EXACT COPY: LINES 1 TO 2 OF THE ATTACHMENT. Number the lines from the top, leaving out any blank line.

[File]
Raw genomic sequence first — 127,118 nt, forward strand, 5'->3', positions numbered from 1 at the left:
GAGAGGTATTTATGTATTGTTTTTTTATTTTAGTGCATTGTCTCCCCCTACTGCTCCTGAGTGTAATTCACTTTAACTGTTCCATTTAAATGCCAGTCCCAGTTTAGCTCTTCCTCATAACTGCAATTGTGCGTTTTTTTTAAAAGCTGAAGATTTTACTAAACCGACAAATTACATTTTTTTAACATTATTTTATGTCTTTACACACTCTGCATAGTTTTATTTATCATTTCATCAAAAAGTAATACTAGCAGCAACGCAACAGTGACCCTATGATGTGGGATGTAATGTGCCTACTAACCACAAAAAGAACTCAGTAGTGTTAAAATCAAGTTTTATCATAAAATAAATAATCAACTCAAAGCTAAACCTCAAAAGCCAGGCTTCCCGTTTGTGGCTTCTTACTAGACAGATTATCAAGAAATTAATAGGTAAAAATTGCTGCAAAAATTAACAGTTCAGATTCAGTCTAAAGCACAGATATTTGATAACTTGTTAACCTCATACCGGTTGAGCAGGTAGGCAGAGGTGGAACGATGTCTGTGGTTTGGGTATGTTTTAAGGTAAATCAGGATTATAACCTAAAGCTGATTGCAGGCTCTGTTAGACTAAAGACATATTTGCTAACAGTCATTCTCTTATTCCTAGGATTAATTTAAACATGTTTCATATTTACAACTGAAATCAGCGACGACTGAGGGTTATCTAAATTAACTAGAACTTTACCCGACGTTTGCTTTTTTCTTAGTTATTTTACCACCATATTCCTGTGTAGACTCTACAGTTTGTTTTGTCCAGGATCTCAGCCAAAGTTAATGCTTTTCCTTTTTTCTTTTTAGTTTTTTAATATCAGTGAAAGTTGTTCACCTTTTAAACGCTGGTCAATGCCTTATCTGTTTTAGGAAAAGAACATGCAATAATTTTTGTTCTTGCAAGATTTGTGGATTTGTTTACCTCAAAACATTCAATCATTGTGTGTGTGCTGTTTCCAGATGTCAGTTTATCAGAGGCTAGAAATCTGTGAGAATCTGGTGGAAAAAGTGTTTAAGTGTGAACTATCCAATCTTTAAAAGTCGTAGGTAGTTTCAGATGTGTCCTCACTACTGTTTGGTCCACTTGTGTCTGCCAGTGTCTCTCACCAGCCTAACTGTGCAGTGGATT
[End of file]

Raw genomic sequence first — 127,118 nt, forward strand, 5'->3', positions numbered from 1 at the left:
GAGAGGTATTTATGTATTGTTTTTTTATTTTAGTGCATTGTCTCCCCCTACTGCTCCTGAGTGTAATTCACTTTAACTGTTCCATTTAAATGCCAGTCCCAGTTTAGCTCTTCCTCATAACTGCAATTGTGCGTTTTTTTTAAAAGCTGAAGATTTTACTAAACCGACAAATTACATTTTTTTAACATTATTTTATGTCTTTACACACTCTGCATAGTTTTATTTATCATTTCATCAAAAAGTAATACTAGCAGCAACGCAACAGTGACCCTATGATGTGGGATGTAATGTGCCTACTAACCACAAAAAGAACTCAGTAGTGTTAAAATCAAGTTTTATCATAAAATAAATAATCAACTCAAAGCTAAACCTCAAAAGCCAGGCTTCCCGTTTGTGGCTTCTTACTAGACAGATTATCAAGAAATTAATAGGTAAAAATTGCTGCAAAAATTAACAGTTCAGATTCAGTCTAAAGCACAGATATTTGATAACTTGTTAACCTCATACCGGTTGAGCAGGTAGGCAGAGGTGGAACGATGTCTGTGGTTTGGGTATGTTTTAAGGTAAATCAGGATTATAACCTAAAGCTGATTGCAGGCTCTGTTAGACTAAAGACATATTTGCTAACAGTCATTCTCTTATTCCTAGGATTAATTTAAACATGTTTCATATTTACAACTGAAATCAGCGACGACTGAGGGTTATCTAAATTAACTAGAACTTTACCCGACGTTTGCTTTTTTCTTAGTTATTTTACCACCATATTCCTGTGTAGACTCTACAGTTTGTTTTGTCCAGGATCTCAGCCAAAGTTAATGCTTTTCCTTTTTTCTTTTTAGTTTTTTAATATCAGTGAAAGTTGTTCACCTTTTAAACGCTGGTCAATGCCTTATCTGTTTTAGGAAAAGAACATGCAATAATTTTTGTTCTTGCAAGATTTGTGGATTTGTTTACCTCAAAACATTCAATCATTGTGTGTGTGCTGTTTCCAGATGTCAGTTTATCAGAGGCTAGAAATCTGTGAGAATCTGGTGGAAAAAGTGTTTAAGTGTGAACTATCCAATCTTTAAAAGTCGTAGGTAGTTTCAGATGTGTCCTCACTACTGTTTGGTCCACTTGTGTCTGCCAGTGTCTCTCACCAGCCTAACTGTGCAGTGGATT